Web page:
Why the NUS elections need to change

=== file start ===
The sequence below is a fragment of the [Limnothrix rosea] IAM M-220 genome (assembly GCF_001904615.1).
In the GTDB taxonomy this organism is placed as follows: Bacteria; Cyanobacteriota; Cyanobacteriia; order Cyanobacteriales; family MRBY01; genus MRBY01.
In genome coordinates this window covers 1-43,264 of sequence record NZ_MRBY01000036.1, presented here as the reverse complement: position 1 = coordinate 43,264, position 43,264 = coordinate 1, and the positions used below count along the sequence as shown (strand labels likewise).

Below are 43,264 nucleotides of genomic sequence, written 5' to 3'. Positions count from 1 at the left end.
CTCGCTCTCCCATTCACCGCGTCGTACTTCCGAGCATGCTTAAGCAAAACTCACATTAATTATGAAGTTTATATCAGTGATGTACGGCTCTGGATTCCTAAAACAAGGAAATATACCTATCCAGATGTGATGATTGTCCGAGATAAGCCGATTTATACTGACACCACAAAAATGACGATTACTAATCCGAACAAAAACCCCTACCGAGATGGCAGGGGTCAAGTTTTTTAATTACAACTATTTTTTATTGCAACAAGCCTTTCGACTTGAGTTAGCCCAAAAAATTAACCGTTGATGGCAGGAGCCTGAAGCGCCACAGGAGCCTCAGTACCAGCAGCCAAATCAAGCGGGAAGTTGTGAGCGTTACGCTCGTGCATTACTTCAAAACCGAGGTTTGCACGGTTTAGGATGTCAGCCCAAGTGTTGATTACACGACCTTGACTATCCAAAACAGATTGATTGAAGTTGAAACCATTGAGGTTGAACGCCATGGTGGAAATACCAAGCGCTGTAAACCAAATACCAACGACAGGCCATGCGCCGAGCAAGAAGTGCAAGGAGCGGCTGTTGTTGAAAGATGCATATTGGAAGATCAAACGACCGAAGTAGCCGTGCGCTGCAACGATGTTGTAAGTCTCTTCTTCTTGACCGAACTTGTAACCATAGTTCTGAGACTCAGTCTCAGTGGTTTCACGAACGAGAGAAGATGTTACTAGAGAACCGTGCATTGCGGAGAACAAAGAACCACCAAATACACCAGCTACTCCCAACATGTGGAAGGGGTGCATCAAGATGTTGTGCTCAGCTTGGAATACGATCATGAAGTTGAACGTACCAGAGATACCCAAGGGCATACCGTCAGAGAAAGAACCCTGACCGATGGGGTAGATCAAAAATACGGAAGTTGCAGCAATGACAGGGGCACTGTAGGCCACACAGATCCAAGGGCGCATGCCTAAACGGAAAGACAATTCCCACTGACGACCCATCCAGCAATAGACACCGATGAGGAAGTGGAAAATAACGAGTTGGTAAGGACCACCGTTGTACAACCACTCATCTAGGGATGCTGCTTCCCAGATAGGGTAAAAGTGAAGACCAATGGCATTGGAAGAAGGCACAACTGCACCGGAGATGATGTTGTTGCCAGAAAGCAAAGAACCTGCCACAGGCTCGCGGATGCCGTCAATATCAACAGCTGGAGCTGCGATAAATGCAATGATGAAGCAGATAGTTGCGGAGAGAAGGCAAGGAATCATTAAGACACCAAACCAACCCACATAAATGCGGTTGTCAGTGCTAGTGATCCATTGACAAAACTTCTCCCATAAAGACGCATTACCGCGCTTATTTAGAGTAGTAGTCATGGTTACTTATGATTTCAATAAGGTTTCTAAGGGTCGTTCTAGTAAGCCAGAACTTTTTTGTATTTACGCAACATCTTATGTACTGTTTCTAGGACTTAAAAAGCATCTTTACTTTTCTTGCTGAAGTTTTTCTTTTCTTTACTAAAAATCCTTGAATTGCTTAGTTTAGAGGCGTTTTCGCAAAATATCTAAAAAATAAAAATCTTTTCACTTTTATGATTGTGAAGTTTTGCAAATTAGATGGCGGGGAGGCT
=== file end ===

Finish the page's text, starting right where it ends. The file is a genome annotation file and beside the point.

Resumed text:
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Liam Burns is the new NUS President; he has not been a student since 2006 and was elected by 446 voters to represent 7 million students. This is the natural order of things in the NUS. A tiny number of delegates, elected by a tiny proportion of students, picked their candidates from the politburo of NUS hacks and Student Union lifers. To illustrate this one delegate noted that 60% of delegates are Sabbatical officers, the other 40% Sabbatical elect. I do not know the figures, repeated queries to the NUS have been ignored, but students, not sabbs, should make policy for students as their interests are clearly different. Due to this disconnect the NUS is not the voice of the ordinary student and the system is so entrenched that reform is near impossible. It is remarkable that in the modern age that we still need such a Byzantine system to elect our leaders and determine our policy. In the internet age where ideas can go around the world in seconds the NUS has no excuse for retaining the status quo. Direct elections to NUS positions would force those running to be more in tune with the views of ordinary students rather than engaging in left vs far left parodies of Westminster politics. Most students don’t know or care if someone is a member of the SWP, EAN, NCACF or The Society for the Promotion of Acronyms.
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